• jerry woods

Owning A Bar 101


So over the past couple of months, we have been providing very 30,000ft hi-level overviews of commercial real estate issues, construction theory, and real estate development strategy. But lately, we started thinking maybe we should do a couple of short blog posts for the layperson or budding real estate developer out there.


Today our post is about How to open a bar. Why this topic during a pandemic when everything is closed or closing, you may ask? Because at some point the vaccine will be distributed and the world will open back up again and if you are considering developing commercial real estate, “Bars will be one of the most popular businesses.


Below are a few quick pros and cons of owning a bar:


Pros:

  • Profit margins are high, especially on alcohol. Expect to make a mark up of between 200 to 400% on drinks.

  • The average income from owning a bar is $30,000 to $40,000 per month.

  • There are superb networking opportunities to meet people for both business and pleasure

  • You're your own boss and can live and work on your terms

  • It’s Fun

Cons:

  • High startup costs to pay for licensing, a location (Location, Location, Location is everything), and equipment

  • Running a bar is expensive and includes rent, salaries, and various unforeseen expenses like insurance, COVID closures, etc…

  • Long working hours are common. Including weekends and holidays

  • The market is saturated with loads of competition. You’re concept and customer base will make the difference


Startup Costs of Opening a Bar:


High startup costs are a significant hurdle of owning a bar and vary depending on several factors:

  • The type of bar- Buying an existing neighborhood bar will cost less than purchasing a brewpub which requires expensive equipment

  • The size- Larger bars are generally more expensive as you need more staff and equipment

  • Location- Buying and renting property is more expensive in certain areas.

  • Business and liquor license costs- These costs vary widely by state. The cost of a liquor license in Alabama, for example, will be anywhere from $300 to $1,000, whereas, in Washington, DC expect to pay $30,000 to $50,000


Below is a cost range for opening a bar depending on whether you’re renting or leasing, creating a bar from scratch (buying a location and paying a mortgage), or purchasing an existing bar.

  • Renting or leasing: $110,000 to $550,000

  • Creating a bar from scratch: $175,000 to $850,000

  • Purchasing an existing bar: $25,000

  • The operating costs of Running a Bar

Expect to pay a minimum of $20,000/month for running an average-sized bar. These costs will include your monthly alcohol and food purchases (roughly $6,000/month), salaries and wages ($13,000/month), rent, and various miscellaneous expenses.



11 Steps to Opening Your Dream Bar:


1. Creating a Lean Business Plan

Long, detailed business plans are usually only required if you need funding from a bank. The better approach is to create a lean plan of a few pages that will help you validate your idea and move along intelligently from the start.

Important parts of the plan should include the following:

  • Your unique selling proposition

  • Market need

  • How you’re solving the need

  • The competition

  • Target audience

  • Marketing strategies

  • Your team

  • Equipment needed

  • Total startup costs

  • Location/Location/Location:


2. Choosing Your Concept

Your concept is the main idea or theme and includes service style, cuisine, menu, and music. For example; craft brewery, urban winery, or dive bar.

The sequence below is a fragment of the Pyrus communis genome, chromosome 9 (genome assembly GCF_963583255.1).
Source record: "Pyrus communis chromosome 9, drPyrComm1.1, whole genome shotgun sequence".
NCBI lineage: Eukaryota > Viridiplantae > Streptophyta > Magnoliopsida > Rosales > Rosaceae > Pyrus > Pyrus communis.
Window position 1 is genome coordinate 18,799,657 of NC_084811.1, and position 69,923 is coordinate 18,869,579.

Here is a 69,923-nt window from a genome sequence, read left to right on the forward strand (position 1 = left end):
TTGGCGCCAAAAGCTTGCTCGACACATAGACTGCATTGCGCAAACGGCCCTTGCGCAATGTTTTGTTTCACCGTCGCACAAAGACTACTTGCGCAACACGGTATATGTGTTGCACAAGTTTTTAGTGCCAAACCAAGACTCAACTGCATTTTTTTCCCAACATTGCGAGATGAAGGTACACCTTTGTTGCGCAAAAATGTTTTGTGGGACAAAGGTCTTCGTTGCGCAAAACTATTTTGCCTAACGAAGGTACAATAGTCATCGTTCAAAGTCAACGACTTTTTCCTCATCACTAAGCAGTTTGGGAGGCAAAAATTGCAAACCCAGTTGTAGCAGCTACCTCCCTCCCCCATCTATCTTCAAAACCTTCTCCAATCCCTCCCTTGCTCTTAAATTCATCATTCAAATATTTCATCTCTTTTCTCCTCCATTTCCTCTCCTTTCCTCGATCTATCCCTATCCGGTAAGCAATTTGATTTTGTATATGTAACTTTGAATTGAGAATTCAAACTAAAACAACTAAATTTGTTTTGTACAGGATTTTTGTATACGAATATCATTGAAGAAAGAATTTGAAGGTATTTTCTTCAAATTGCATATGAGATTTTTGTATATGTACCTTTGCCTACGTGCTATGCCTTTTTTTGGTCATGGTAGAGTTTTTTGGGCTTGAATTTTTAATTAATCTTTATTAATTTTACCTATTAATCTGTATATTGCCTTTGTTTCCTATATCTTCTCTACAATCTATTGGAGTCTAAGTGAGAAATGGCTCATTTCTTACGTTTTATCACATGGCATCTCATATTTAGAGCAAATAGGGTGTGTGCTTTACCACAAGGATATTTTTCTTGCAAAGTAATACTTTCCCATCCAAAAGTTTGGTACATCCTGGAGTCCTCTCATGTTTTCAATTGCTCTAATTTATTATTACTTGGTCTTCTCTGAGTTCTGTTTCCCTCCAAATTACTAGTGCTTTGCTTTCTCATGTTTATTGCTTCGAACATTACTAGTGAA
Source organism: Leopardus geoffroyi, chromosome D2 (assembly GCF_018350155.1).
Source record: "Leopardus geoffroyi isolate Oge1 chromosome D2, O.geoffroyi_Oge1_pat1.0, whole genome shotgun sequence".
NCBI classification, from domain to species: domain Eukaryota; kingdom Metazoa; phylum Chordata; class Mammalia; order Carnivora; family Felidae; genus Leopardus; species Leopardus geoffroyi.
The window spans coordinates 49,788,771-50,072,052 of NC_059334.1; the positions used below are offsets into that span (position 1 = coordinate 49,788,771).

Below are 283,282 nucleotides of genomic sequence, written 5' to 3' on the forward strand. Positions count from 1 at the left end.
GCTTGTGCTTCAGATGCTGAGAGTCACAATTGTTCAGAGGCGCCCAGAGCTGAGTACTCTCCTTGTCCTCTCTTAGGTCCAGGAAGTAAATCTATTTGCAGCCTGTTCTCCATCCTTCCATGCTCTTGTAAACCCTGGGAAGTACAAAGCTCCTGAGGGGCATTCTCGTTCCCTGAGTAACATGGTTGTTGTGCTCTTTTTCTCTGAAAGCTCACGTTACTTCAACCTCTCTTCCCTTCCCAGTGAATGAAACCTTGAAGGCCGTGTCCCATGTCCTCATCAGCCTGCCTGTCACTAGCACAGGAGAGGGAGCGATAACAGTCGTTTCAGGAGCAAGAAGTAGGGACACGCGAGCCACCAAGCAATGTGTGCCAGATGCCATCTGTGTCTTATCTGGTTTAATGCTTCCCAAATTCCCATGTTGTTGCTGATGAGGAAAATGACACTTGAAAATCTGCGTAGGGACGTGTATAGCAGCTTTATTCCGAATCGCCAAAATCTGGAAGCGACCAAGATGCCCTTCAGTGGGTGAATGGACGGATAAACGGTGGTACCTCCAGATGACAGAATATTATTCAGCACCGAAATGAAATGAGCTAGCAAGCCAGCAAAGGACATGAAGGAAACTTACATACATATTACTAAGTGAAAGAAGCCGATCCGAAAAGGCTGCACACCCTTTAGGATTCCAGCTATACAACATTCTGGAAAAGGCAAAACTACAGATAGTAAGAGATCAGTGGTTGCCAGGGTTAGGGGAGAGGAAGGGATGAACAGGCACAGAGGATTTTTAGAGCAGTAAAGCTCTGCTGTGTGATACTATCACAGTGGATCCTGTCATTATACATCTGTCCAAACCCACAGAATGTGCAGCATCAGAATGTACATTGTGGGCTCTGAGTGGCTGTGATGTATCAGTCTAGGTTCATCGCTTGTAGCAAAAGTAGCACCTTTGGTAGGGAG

3. Selecting Your Business Structure

Sole proprietorship, LLC, Corporation, or Partnership


4. Sourcing the Right Equipment

Create a list of equipment for your bar.

Typical needs include:

  • POS system

  • Furniture

  • TVs

  • Audio system

  • Bar Back system

  • Blenders

  • Kitchen equipment

  • Reach-in coolers

  • Beer taps

5. Choosing the right location

Factors to consider: target audience, accessibility, parking, zoning restrictions, rent and utility costs


6. Hiring a Strong Team

You’ll need a manager, bartenders, waiters, and security. These employees will be the first point of contact with customers so you need to ensure you have the right staff that can deliver exceptional customer service.


7. Planning Your Menu

  • Your food should match the concept and theme.

  • Pricing should match your target market and theme.

  • Keep it simple.


8. Sorting Out Paperwork and Licensing

Below is a breakdown of the licenses and documentation you’ll need:

  • Business license

  • Liquor license

  • Employer ID number

  • Zoning permit

  • Sales tax permit

  • Alcohol tax permit

  • Foodservice license

  • Food handler’s permit

  • Building permit

  • Sign permit

  • Health permit

  • Music licenses- (ASCAP or BMI license)


9. Planning Your Bar Design

  • Your design needs to capture the concept and ambiance you want to create.

  • Balance aesthetics and practicality

  • Create a floor plan by either working with an architect


10. Marketing Your Bar

You can have the best concept, but customers won't come if they don’t know you exist. Market your bar in the following ways:

  • Have an official launch if your budget allows where you invite family, friends, and other local businesses

  • Create a loyalty program from day one

  • Offer specials perks to loyal customers (every 3rd drink free)

  • Write press releases you can publish in your local newsletter

  • Introduce happy hour promotions

  • Use social media


11. Investing in the Right Tools for a Smooth Operation

You need systems and procedures that provide structure for employees and your operation.

  • Opening and closing

  • Internal communication

  • Employee scheduling

  • Order processing

  • Inventory management


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